Then began the arrests and the harassment of Opposition leaders. They decided to call an All-Parties Conference and planned for a street agitation. Maryam Nawaz and Bilawal Bhutto led many rallies across Pakistan. Maryam Nawaz was arrested. It wasn’t unexpected given how vocal she was. Bilawal Bhutto had coined the term, ‘Prime Minister Select’, in his maiden speech in the National Assembly. This tag stuck to Khan and is now generously used by all and sundry. Khan is not happy with such tags and keeps lashing out at his opponents everywhere — from local events to international fora.
The maulana’s call for the Azadi March has made the PTI government uneasy. The PPP and the PML-N have requested the JUI-F chief to delay the march until November. But the maulana has not listened to them. He has chosen to go solo. He outsmarted the Opposition parties as he thought they were taking too long to decide and he was running out of patience. The maulana wants to topple the government but the two mainstream parties believe that a lockdown or a dharna (sit-in) is not the way to do it: it may not even result in the government’s fall. Then there are other reservations, especially about the maulana’s use of the religious card against Khan. The PPP has condemned this in no uncertain terms and said that it cannot be part of a movement that is regressive and dangerous. The maulana couldn’t care less. He can bring out people — his strong madrasa network would ensure that. Some believe that the maulana has received a partial nod from some powerful quarters. No one is sure, including the government, but the maulana’s confidence is such that everybody is wary.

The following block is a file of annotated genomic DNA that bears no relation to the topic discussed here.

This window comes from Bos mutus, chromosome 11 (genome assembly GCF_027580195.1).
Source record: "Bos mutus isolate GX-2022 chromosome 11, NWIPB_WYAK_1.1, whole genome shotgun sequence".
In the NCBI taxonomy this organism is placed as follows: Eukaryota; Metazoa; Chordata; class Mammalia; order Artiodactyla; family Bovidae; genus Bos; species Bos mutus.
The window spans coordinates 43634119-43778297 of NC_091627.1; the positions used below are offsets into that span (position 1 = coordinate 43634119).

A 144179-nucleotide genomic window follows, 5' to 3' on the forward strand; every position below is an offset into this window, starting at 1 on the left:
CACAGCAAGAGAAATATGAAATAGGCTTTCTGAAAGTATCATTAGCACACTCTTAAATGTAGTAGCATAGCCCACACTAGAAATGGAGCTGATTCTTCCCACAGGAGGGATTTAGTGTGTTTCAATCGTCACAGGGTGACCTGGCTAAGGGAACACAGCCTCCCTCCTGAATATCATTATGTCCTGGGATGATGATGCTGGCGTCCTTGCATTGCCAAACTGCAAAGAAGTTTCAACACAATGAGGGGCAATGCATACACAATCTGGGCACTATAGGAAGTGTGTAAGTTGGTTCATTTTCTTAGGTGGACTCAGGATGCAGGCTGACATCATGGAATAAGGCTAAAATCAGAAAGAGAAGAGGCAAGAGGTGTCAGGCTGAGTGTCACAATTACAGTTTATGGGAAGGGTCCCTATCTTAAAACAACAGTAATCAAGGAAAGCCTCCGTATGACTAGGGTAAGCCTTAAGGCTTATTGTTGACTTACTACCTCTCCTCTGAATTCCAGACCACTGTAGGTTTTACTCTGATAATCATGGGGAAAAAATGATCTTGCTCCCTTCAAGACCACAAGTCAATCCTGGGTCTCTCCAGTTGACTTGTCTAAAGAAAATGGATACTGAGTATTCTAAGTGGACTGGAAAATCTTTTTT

The PML-N and the PPP are in a quandary. They can either join him or risk being branded ‘all talk, no substance parties’ looking for a deal or a way out. They have now assured the maulana that they will support him but they need to work out the modalities of the march.
We don’t know whether the Azadi March will take place or not, but the maulana seems adamant. The people are also upset with the government because of rising inflation and an increase in the prices of basic necessities. Recent polls have shown that the PTI’s popularity graph is going down. Perhaps the threat of an anti-government march is a strategy to stay relevant and let the people know that the Opposition understands the pain of the common man. The best thing would be to keep mounting the pressure but let the government complete its five-year tenure in order to further expose the PTI. Maybe that is the plan. Or maybe, just maybe, there is a silent nod from some quarters. Only time will tell.
All said and done, the PTI’s claim of ‘Naya Pakistan’ has come to haunt it. Khan had said that it would be wrong to judge a government’s performance in 13 months. It may well be wrong, but it is only because of the PTI’s demonization of all other political parties and their performance that people are getting impatient. They want results. The PTI is not delivering. Naya Pakistan has failed the people. Perhaps Old Pakistan wasn’t so bad after all.
The author is a journalist based in Lahore.